236 reputation
213
bio website
location Plano, TX
age 32
visits member for 3 years, 1 month
seen Nov 4 '13 at 6:50

I thought I was wrong once, but I was mistaken.


May
30
comment Maintaining SQL Log Files
Possibly so. The database stores a lot of pos data, however it's not realtime. We receive files from various retailers and load a days worth of data at a time for each retail chain. So I wonder if doing log backups more frequently would make a difference with that in mind?
May
24
comment Maintaining SQL Log Files
This was my first thought too, but then I found out we are actually doing full backups and backing up the log weekly.
May
24
comment Maintaining SQL Log Files
From our network admin: "Full backups run every Saturday morning and the log run after the data run on Saturday then written to tape upon completion. Differential backups are ran as well during the week." I just emailed to ask him if he's verified that recent log backups have been successful but I'm pretty sure he's already checked that.
May
24
asked Maintaining SQL Log Files
May
10
asked Accessing network files from asp.net. What permissions do I need?
May
9
accepted Running asp.net targeting .net framework 4 on Win Server 2003
May
9
comment Running asp.net targeting .net framework 4 on Win Server 2003
I switched it to use the default asp 4.0 app pool and it's working now. Not sure why I can't create my own app pool that targets 4.0 though?
May
9
comment Running asp.net targeting .net framework 4 on Win Server 2003
Okay, I actually found out there's a 2008 server I could use. I installed the framework and ran the above command lines. The application pool for my website still doesn't show an option for 4, although the Default Pool is set to 4. Not sure what's up with that?
May
9
asked Running asp.net targeting .net framework 4 on Win Server 2003
May
3
accepted What should I consider to secure SVN on Windows?
Apr
23
asked How to see when what processes have accessed certain files
Mar
28
comment How to make a huge ram drive?
This db is used to create reports for a relatively small number of decision makers. They get their reports on time so there is no big push from them to upgrade. But they do realize that upgrading it will allow me to be more productive... but I'm not gonna be seeing a 32 core server anytime soon :)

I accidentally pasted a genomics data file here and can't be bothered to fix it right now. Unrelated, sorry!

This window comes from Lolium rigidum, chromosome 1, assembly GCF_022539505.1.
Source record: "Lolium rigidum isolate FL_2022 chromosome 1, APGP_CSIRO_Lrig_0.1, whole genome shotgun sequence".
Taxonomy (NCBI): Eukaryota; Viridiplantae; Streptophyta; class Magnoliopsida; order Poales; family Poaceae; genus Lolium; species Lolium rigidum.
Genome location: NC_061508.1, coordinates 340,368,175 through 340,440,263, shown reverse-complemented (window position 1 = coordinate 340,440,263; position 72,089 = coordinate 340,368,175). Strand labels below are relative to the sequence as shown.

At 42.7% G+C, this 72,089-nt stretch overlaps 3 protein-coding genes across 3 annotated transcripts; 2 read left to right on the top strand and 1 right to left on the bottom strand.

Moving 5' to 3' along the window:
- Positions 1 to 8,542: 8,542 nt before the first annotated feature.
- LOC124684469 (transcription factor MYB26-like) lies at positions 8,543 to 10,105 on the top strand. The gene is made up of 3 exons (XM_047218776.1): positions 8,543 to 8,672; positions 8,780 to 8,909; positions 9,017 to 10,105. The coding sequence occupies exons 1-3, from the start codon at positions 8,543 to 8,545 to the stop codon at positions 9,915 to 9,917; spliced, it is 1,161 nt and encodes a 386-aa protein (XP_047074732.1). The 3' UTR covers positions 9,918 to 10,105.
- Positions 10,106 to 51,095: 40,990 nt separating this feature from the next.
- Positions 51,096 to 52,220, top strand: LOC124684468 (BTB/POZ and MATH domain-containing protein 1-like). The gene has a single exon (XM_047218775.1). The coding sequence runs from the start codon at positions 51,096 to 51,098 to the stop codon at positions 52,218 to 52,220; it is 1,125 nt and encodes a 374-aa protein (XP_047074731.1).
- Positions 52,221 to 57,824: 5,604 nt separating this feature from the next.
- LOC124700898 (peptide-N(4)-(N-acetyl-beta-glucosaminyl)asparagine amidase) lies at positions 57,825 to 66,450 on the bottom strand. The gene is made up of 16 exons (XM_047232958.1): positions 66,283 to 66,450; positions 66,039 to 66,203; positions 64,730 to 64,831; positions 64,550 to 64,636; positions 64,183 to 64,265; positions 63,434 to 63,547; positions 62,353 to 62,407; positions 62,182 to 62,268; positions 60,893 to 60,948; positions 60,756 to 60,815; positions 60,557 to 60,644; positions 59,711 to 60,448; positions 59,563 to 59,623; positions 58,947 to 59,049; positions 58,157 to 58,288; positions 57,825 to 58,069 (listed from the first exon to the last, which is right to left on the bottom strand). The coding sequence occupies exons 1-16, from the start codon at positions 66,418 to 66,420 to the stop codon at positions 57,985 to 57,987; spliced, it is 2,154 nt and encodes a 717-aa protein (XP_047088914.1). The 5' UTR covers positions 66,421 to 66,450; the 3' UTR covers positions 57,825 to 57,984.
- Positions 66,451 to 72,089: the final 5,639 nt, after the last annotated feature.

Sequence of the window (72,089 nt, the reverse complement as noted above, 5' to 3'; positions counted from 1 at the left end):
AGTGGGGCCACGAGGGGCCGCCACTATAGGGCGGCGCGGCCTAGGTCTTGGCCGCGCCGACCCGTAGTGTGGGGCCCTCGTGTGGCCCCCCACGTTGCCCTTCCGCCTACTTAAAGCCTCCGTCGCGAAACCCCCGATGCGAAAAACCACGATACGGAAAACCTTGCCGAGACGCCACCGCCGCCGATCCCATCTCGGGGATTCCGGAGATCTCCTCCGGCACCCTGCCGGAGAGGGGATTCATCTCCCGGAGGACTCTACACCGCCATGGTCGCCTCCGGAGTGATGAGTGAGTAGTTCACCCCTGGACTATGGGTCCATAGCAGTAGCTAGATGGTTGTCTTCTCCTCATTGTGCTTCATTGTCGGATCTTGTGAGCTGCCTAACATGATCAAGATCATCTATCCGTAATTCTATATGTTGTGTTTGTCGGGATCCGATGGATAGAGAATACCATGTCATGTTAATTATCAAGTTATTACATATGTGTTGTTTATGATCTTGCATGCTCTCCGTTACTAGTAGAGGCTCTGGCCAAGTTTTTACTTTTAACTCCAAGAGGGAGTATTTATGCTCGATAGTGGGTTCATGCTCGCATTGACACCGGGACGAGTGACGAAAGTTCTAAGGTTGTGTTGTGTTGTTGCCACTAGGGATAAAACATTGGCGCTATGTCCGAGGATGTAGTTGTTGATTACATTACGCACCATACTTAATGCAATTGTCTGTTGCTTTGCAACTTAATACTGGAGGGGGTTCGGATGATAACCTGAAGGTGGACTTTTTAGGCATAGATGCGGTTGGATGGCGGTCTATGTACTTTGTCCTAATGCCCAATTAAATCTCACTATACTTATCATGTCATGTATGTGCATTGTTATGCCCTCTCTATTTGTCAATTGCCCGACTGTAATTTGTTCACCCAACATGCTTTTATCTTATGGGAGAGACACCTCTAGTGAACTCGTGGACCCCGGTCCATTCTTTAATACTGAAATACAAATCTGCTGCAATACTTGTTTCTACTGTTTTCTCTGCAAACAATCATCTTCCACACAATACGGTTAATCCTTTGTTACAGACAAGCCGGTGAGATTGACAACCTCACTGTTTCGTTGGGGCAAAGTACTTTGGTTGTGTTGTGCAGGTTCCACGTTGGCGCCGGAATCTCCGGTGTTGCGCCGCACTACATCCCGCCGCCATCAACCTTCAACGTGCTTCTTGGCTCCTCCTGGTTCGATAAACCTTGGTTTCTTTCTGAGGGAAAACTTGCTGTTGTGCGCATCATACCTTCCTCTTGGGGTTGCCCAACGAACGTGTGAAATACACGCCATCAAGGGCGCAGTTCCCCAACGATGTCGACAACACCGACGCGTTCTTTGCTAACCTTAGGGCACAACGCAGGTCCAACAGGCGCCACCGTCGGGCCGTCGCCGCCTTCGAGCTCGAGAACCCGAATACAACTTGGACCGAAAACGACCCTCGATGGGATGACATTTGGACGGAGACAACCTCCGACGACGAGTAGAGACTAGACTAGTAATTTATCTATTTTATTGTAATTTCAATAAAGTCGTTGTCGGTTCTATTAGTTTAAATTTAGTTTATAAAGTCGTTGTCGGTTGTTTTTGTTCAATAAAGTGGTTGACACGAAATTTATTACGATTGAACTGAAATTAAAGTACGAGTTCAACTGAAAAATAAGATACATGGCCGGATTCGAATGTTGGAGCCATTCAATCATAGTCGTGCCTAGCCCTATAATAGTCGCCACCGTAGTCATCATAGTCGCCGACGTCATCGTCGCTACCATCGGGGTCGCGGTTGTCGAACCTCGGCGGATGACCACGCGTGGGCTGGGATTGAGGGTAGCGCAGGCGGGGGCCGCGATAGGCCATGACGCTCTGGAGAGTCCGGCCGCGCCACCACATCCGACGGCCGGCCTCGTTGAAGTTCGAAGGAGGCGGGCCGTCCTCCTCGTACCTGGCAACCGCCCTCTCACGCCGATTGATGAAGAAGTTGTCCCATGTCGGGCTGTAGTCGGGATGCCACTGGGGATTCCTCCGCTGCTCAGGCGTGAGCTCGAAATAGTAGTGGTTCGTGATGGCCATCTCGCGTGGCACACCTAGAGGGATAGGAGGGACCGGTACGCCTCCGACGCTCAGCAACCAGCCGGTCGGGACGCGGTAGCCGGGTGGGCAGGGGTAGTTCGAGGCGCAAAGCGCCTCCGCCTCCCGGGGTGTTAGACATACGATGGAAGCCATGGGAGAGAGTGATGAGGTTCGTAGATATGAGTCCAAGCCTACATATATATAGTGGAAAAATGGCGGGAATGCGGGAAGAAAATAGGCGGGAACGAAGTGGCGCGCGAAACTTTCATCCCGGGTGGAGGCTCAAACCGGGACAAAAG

Mar
28
comment How to make a huge ram drive?
Tom, you think more CPUs will move data from the hard drive into RAM faster? The queries I have to run are not exactly that complex, so unless it can do that I don't think it will make any significant difference.
Mar
28
comment How to make a huge ram drive?
I see. I don't think that's a bottleneck for us though. At any given time there's generally not more than one query hitting the db so it's not like SQL would ever make use of that many cores if we had them. I think a whole lotta more RAM has got to be our first priority.
Mar
28
comment How to make a huge ram drive?
Only 25ish rows, mostly numbers, and text fields are titles of books or stores so never that large. But... for some reason I was thinking that VM's were not limited by CPU except that other VM's on the same machine may be competing for resources. In the case of Microsofts VM's, do you know if that's the case?
Mar
24
comment How to make a huge ram drive?
Yes it's on a 12gb VM now, and the idea is to upgrade that situation first. But even with 12gb... that should be more than enough memory to handle a 1,000,000 row table just fine so it leads me to believe there are other bottlenecks besides just the server RAM.
Mar
24
comment How to make a huge ram drive?
Ha, see what? You were emphasizing the need to analyze the db and 'I' was pointing out it was a hardware issue (though I don't know the best solution). But at least we're in agreement :)
Mar
23
awarded  Scholar
Mar
23
accepted How to make a huge ram drive?
Mar
23
comment How to make a huge ram drive?
Just because it's a text field doesn't mean it's not normalized. Unless you're speaking of normalizing past the 3rd form which can become counterproductive depending on the application, but that's another conversation. Anyway, I was assuming you had the ability to find out what the actual query run time was. Sounds like you don't even have access to see an execution plan though?